Polish cinematographer Ryszard Lenczewski has had a long and successful career in cinema: over four decades, he has worked on almost 100 films in 32 countries. He has been nominated for and won awards not only in Poland but also in the United Kingdom and the United States.
But before he began working in film, Lenczewski wanted to be a photographer. After learning the rudiments of the darkroom during a job at a printing house, he began shooting on his own. He was soon winning local photography competitions and dreaming of a career in the field. But in communist Poland at that time, a career in photography was hardly possible — there were no magazines, no advertisements, no fashion. He determined that the best way to get behind a camera and make images was to become a cinematographer.
Lenczewski never abandoned his roots however. He continues to photograph to this day and feels that photographic stills are an essential part of his practice. The stills above were taken as preparatory sketches for his latest, award-winning work for the film Ida. Managing editor Alexander Strecker reached out to Lenczewski via telephone to find out more about his visual approach.
LC: You describe how photographing is like “sketching” for you — a way to help you prepare your cinematographic shots. Is this standard practice among cinematographers? How did still photography become such a large part of your professional method?
RL: During one of my first movies as a cinematographer, I was working with a difficult director. We were having trouble communicating, especially about how the film should look. I knew he was very precise and words were failing us. So, I dug up my old camera, a Praktica and began to scout locations on my own. As soon as I showed him prints, we found it easier and easier to communicate. Eventually, the stills became a storyboard for us and set the tone for the entire movie.
Shooting still photography not only gives me a way to communicate with directors in a straightforward, visual manner but it also gave me a lot of independence. Films are very collaborative projects but when I scout locations, I can go on my own and snap photographs as I please.
LC: Ida has a very distinct visual style. For one thing, it was shot in black and white. How was that decision made?
Given that the film takes place in the 60s, during a time when everything in Poland felt black and white, it was natural for the movie’s look to fit the era. Before the shooting began, I had the chance to talk with the director Pawel Pawlikowski on many occasions. By watching old movies together, from many different countries, we began to formulate a vision of how Ida would be shot.
Of course, things didn’t really become clear until I started shooting my still photographs. Early on, we were driving through the countryside and I said “Stop, stop, this is it!” I got out of the car and photographed the panorama. This became the first impression of the movie and set the tone for how we thought about the film. As I photographed more, I found loneliness, sadness, nostalgia — in other words, I found the aesthetic and feel for the whole movie.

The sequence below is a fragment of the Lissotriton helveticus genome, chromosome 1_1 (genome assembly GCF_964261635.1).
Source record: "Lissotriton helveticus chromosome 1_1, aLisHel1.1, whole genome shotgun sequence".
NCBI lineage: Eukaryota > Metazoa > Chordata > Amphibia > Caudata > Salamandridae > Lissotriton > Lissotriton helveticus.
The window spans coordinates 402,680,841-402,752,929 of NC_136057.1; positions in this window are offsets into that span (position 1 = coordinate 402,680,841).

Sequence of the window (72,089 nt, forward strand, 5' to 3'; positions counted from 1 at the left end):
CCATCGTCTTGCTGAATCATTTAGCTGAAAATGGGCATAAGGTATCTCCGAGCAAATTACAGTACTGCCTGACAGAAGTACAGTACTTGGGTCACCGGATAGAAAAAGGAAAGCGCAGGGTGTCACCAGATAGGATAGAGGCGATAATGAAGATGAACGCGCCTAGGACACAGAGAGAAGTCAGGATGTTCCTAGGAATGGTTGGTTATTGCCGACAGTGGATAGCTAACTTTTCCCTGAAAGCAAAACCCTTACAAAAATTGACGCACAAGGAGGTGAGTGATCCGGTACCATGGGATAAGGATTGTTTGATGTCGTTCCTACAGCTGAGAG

I ended up taking around 3,000 photographs. These became the basis for the film’s storyboard, for the divisions of the scenes. In every movie, the script plays a large part in dictating the pace and structure of the movie. In this case, the photographs were just as important as building blocks.
In fact, when we won the Golden Frog [the top prize] at the The International Film Festival of the Art of Cinematography, the second place winner complained that it wasn’t fair: we hadn’t shot a film, we had only made still photographs.
LC: Indeed, your cinematography feels so photographic — are you influenced by any photographers?
Much of cinematography is about lighting — so of course I look to photography for inspiration! In the 1970s, when I was in film school, there was a French photographer with Polish roots named Jeanloup Sieff . Many of his photographs were shot outside, on cloudy days. He also preferred late autumn and early spring, when the trees were almost completely barren. When he would shoot inside, he used only one source of light. His work became our inspiration for lighting Ida.
Irving Penn has always been a big influence. Some visual impressions from his photographs remain with me to this day: a shape, a curve, dark characters in front with light backgrounds. I always have such images in mind when I work on lighting; I am always highly conscious of the relation in light between the main character and the background.
Finally, Cartier-Bresson is my master. He was able to catch ordinary moments while finding something metaphysical within them. In my house, I have a darkroom. Hanging in the darkroom is a poster of a guy jumping over a piece of wood. I’ve had this poster for years and years — I had to buy it in Belgium and bring it back to Poland during the Communist era.
LC: How do you feel about film versus digital, both in cinema and photography?
For my photography, I shoot with a small Rx-100 digital camera. I need my camera to be easy to take on the move. For filming, I think I finished with film stock about ten years ago. For example, with Ida, we originally had the idea to shoot digitally and then transfer to film. When I looked at the digital print, it looked perfect — there was no reason to transfer. And considering the consistency of digital projection versus the inconsistency of film projectors, it really seems like a no-brainer.
What I’m more worried about is digital compositing. In that case, you really start to remove the actors from the real world. I hope that digital compositing can be used in a sensitive, careful way. But in the end, it’s OK — we have new brushes, but we are still painters.
—Ryszard Lenczewski, interviewed by Alexander Strecker
Editor’s Note: View the movie trailer, then go see the film. Beautiful, moving, highly recommended.